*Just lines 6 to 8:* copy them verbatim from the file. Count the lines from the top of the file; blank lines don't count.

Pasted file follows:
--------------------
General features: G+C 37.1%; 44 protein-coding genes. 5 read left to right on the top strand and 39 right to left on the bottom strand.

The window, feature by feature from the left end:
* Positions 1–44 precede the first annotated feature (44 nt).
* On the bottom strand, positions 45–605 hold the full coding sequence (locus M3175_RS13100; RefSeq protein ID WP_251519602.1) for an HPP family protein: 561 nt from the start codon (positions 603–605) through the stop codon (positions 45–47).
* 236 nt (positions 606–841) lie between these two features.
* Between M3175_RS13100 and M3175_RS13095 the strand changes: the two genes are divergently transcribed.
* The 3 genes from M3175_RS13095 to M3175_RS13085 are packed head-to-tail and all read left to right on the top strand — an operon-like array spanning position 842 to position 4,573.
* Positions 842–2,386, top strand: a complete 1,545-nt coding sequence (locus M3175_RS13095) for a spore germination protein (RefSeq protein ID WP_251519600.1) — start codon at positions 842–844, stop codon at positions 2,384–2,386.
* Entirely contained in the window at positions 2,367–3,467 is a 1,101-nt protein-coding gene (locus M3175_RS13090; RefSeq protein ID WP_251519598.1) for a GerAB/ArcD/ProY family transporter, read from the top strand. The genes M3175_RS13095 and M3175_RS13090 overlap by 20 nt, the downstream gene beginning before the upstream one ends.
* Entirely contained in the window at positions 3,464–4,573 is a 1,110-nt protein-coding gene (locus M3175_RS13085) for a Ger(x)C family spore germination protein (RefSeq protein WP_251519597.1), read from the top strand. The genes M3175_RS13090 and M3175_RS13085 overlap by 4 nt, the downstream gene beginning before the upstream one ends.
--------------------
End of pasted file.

* Between M3175_RS13100 and M3175_RS13095 the strand changes: the two genes are divergently transcribed.
* The 3 genes from M3175_RS13095 to M3175_RS13085 are packed head-to-tail and all read left to right on the top strand — an operon-like array spanning position 842 to position 4,573.
* Positions 842–2,386, top strand: a complete 1,545-nt coding sequence (locus M3175_RS13095) for a spore germination protein (RefSeq protein ID WP_251519600.1) — start codon at positions 842–844, stop codon at positions 2,384–2,386.